If e-commerce firms fail to consider issues regarding privacy, they may create an environment ripe for legislative encroachment, future Federal Trade Commission ("FTC") actions and class action lawsuits. Privacy breaches pertain to a wide range of information collected by Web sites, from addresses, telephone numbers, email addresses and text entries to specific user interests found in registrations and mailing lists. This kind of information is called personally identifiable information ("PII"). In June 1998, the FTC submitted a report to Congress regarding online privacy. This report highlighted five key principles which the FTC recommends e-commerce sites employ in order to promote consumer privacy:
- Notice. Web firms should give consumers notice of any PII collection practices prior to actual collection, including, among other things, all parties involved in collecting, archiving or receiving PII.
- Choice. Consumers must first consent to uses of their PII. Such consent should be clear, easily available and sufficiently explanatory. "Choice" requires Web firms to provide either an "Opt-in" (consumers must click to provide their consent) or "Opt-out" method (consumers are presumed to consent unless they indicate otherwise).
- Access. Consumers must have a right to access their PII and correct errors and omissions.
- Security. Web firms should have reasonable protections to prevent corruption of and inappropriate access to PII.
- Enforcement. The FTC contended that enforcement mechanisms should be put into place for privacy regulations, but did not offer firm recommendations. The FTC looks favorably upon Web sites that meet trade association requirements for privacy protection.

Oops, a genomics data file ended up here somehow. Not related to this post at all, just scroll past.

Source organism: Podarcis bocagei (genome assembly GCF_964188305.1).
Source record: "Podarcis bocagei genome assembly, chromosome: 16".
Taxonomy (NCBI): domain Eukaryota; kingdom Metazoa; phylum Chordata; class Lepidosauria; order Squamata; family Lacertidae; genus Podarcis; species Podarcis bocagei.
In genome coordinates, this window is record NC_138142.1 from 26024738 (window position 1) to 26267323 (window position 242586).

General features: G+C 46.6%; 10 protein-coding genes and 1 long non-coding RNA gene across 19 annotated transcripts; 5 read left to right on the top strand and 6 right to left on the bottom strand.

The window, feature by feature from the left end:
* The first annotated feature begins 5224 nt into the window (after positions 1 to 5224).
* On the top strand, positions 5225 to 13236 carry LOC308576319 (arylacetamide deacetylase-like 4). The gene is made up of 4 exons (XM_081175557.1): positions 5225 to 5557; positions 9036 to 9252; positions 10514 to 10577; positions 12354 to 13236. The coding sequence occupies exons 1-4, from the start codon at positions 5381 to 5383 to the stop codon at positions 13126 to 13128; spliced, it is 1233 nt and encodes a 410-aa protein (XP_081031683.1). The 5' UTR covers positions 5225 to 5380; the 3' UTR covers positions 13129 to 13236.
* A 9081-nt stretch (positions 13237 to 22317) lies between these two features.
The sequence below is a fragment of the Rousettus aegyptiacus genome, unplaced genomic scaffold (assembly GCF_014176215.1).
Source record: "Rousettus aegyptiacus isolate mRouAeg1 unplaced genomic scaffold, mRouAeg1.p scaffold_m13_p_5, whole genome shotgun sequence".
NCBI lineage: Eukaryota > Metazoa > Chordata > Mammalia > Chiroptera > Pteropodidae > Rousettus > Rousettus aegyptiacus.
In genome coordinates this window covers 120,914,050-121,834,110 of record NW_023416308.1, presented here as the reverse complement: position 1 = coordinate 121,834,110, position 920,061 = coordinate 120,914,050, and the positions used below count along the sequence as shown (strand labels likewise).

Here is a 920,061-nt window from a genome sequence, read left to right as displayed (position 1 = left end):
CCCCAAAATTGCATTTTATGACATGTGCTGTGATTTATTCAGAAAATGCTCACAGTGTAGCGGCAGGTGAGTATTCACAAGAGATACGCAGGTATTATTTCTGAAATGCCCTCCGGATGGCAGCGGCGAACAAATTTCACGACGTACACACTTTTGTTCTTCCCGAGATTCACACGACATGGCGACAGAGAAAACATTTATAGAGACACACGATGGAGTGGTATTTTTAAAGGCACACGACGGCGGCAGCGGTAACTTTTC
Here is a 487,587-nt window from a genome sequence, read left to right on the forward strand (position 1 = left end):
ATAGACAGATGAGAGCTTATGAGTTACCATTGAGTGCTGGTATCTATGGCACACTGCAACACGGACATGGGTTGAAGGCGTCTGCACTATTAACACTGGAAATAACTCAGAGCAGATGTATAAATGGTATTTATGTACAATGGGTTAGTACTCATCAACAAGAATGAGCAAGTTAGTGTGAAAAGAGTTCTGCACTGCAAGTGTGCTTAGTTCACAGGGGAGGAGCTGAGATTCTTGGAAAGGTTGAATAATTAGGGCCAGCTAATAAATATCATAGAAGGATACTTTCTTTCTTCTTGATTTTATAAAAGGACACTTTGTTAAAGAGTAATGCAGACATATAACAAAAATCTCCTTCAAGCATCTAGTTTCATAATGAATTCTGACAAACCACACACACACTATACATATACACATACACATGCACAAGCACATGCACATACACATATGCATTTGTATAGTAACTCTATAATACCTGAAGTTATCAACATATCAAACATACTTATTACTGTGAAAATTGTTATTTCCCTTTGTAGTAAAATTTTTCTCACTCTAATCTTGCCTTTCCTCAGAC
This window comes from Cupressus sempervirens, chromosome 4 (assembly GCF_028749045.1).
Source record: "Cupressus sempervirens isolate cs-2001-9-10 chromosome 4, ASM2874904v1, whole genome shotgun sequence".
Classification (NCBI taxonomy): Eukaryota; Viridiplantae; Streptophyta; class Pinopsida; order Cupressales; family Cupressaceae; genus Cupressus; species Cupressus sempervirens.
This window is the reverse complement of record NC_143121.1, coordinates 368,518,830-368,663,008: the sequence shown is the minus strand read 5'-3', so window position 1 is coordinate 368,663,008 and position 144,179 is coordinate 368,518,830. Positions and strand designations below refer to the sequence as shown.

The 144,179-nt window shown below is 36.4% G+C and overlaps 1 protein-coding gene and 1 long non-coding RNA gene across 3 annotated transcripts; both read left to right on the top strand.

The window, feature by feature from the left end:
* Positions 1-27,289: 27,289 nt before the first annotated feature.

Under COPPA, the FTC developed a rule which mandates, among other requirements, detailed notice of PII collection and verifiable parental consent prior to disclosures, parental bans on further collection and dissemination, disclosure limits tied to a child's participation in games and prize offers, and security procedures holding children's information confidential. E-commerce firms offering financial services should also ensure compliance with the Gramm-Leach-Bliley Financial Modernization Act, which also imposes substantial privacy responsibilities.
This article, which may be considered advertising in certain jurisdictions, does not purport to give legal advice pertaining to any particular situation and creates no attorney-client relationship. Readers should seek professional legal advice concerning any particular situation they face.
Jason Mark Anderman practices in Goodwin Procter' s Intellectual Property/Technology Practice Area. He can be reached at firstname.lastname@example.org.
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